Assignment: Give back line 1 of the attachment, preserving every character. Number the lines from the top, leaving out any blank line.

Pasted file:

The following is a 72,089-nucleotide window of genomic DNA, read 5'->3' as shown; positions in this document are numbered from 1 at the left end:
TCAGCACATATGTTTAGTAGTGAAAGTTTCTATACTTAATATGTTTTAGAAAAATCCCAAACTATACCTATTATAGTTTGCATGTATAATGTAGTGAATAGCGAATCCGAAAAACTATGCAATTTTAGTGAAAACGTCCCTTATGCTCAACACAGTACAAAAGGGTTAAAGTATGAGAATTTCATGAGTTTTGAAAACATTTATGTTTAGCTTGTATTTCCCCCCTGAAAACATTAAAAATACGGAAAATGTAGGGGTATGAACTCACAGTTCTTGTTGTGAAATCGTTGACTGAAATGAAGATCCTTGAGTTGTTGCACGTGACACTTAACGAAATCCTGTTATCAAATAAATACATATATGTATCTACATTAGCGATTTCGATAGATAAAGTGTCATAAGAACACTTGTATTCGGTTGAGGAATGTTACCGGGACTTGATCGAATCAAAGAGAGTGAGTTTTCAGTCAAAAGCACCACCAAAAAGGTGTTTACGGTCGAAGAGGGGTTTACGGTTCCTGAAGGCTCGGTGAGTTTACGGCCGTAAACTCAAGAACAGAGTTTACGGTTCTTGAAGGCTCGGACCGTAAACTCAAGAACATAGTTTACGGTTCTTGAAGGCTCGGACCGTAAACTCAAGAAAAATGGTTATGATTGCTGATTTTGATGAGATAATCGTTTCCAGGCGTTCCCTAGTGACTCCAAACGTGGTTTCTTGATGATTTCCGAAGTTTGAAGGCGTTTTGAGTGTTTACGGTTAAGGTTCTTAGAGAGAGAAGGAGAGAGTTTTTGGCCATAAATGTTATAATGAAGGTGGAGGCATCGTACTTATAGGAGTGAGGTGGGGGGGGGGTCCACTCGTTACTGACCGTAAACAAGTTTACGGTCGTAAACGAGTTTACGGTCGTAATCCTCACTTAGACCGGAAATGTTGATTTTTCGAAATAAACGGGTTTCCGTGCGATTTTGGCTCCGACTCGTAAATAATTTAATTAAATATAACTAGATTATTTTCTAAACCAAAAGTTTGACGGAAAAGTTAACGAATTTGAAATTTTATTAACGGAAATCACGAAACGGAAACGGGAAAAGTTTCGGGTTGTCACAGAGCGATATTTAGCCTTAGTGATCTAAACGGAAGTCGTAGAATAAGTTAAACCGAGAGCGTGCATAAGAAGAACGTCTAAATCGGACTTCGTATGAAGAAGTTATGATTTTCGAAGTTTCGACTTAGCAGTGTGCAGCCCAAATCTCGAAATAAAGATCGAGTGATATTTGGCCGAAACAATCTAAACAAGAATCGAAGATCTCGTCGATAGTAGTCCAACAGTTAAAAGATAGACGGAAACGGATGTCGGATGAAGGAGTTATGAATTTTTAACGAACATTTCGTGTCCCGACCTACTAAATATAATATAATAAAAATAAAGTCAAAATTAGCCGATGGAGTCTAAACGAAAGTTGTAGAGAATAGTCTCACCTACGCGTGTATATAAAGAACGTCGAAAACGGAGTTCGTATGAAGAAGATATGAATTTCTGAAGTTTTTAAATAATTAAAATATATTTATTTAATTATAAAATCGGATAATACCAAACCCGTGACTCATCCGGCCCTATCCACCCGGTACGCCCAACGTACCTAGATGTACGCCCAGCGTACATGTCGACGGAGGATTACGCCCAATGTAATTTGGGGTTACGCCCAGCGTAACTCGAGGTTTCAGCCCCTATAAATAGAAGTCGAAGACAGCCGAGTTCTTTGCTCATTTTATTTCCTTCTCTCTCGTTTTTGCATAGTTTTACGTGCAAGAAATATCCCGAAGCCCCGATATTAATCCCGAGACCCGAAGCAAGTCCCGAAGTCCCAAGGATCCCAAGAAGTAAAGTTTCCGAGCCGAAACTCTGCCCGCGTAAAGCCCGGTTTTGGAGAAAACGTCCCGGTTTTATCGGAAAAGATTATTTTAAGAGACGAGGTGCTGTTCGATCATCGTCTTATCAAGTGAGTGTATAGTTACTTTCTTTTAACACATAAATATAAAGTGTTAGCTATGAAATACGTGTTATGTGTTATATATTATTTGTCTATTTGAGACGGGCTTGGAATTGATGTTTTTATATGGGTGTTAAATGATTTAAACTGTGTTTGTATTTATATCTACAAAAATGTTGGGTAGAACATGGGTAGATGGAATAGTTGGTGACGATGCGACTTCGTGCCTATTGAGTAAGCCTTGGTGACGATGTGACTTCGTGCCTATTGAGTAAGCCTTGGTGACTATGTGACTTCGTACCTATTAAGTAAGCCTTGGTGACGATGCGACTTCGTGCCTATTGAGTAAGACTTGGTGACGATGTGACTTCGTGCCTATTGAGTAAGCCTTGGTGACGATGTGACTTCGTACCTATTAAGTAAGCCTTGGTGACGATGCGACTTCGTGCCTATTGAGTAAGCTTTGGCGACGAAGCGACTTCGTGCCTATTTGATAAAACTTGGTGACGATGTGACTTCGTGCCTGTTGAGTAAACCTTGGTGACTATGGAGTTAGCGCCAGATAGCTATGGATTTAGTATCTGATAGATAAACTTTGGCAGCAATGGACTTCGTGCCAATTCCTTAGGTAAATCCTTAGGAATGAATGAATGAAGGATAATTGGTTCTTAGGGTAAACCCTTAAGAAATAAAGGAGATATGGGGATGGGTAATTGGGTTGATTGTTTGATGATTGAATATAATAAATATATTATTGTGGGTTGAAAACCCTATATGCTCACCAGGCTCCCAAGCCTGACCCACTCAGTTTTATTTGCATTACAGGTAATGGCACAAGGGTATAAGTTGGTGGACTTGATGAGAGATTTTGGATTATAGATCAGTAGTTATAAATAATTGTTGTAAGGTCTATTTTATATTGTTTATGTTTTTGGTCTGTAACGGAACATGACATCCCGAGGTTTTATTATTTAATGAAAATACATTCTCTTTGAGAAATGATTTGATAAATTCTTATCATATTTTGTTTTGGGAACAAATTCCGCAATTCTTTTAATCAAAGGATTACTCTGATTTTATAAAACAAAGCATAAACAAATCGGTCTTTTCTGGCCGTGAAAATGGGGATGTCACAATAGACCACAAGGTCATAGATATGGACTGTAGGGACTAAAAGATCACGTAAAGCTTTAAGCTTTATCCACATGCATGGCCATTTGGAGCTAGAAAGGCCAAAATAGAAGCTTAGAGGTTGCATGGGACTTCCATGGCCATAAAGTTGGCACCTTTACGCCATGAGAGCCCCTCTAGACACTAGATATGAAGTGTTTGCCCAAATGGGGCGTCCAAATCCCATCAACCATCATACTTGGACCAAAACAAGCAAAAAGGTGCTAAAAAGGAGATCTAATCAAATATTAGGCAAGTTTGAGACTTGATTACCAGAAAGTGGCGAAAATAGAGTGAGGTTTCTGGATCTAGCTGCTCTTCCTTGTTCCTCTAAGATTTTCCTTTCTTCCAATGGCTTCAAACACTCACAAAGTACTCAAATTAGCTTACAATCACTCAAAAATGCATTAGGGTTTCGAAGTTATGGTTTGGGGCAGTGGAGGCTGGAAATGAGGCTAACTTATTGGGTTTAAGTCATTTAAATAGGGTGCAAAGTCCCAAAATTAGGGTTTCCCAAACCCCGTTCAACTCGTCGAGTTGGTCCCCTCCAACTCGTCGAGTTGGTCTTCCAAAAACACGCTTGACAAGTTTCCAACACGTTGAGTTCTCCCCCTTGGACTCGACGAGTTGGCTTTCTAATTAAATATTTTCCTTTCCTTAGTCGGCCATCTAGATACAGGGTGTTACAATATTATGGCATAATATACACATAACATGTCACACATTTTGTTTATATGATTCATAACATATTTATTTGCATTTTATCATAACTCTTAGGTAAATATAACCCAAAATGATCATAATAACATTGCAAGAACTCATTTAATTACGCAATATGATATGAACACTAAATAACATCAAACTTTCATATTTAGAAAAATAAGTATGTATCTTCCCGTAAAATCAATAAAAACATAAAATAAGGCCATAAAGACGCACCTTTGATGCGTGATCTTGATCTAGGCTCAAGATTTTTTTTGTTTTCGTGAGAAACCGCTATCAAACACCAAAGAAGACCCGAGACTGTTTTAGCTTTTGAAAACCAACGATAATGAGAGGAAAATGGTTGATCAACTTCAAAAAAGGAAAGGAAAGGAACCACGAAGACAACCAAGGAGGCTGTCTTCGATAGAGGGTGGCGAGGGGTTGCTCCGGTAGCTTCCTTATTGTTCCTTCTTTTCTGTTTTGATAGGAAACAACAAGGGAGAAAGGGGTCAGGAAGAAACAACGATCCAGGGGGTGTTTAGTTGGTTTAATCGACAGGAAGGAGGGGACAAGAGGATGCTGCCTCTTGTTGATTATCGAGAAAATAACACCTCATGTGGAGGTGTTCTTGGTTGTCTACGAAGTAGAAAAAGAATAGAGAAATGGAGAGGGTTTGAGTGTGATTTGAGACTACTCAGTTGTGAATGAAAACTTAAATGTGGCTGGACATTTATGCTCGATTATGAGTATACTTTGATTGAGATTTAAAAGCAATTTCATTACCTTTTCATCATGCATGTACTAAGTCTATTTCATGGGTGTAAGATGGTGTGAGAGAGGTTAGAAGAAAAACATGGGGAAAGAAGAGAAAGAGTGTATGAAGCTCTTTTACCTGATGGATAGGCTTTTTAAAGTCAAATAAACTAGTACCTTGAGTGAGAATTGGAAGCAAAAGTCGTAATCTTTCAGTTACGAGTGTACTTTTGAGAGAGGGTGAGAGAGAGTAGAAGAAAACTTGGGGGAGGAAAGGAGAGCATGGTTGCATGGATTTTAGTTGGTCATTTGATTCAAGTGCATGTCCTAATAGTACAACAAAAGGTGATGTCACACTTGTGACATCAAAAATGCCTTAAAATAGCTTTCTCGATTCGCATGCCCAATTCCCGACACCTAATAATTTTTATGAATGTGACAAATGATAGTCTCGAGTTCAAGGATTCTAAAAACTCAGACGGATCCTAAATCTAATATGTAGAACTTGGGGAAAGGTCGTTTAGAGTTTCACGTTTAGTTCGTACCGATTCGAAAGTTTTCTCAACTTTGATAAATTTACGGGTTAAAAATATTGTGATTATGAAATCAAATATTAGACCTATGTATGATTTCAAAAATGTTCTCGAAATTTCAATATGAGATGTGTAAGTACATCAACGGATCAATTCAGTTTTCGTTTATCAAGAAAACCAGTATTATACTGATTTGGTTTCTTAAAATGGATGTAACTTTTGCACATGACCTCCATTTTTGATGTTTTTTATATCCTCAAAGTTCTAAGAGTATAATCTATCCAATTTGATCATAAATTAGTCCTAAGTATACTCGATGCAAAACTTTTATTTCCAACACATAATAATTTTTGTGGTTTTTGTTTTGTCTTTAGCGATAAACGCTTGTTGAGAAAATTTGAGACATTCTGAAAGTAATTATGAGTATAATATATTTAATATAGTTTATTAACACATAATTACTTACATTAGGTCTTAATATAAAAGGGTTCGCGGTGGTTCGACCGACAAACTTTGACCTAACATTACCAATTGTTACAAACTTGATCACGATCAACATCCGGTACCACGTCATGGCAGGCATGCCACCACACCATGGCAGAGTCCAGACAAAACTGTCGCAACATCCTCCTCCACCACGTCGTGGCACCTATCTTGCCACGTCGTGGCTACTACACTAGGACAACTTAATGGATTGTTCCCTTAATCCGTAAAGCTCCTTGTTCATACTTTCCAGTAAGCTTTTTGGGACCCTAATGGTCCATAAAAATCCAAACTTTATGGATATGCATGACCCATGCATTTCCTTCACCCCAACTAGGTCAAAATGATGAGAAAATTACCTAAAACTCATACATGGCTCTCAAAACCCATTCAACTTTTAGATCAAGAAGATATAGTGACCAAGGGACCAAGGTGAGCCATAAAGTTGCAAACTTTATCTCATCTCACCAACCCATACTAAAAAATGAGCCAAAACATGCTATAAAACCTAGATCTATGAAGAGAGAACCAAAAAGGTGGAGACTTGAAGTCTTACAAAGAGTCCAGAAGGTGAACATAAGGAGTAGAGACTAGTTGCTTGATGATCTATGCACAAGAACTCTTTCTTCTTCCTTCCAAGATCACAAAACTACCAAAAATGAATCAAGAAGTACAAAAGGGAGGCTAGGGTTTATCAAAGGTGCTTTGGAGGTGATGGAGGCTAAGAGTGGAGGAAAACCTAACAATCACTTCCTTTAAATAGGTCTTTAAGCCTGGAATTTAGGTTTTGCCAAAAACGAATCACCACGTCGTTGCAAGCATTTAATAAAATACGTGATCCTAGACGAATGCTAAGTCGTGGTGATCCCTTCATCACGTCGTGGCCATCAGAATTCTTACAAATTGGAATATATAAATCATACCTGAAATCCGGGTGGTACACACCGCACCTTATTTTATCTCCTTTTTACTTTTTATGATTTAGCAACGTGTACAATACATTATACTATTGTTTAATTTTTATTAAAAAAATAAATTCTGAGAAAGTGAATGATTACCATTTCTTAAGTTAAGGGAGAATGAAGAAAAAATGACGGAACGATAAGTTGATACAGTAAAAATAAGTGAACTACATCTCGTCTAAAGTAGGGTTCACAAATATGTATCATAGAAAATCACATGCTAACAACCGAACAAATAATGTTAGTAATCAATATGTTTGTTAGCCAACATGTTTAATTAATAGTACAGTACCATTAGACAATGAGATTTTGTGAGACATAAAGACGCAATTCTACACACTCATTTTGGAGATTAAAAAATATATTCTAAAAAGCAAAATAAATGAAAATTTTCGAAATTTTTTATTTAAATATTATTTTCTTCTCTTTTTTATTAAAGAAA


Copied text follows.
The following is a 72,089-nucleotide window of genomic DNA, read 5'->3' as shown; positions in this document are numbered from 1 at the left end: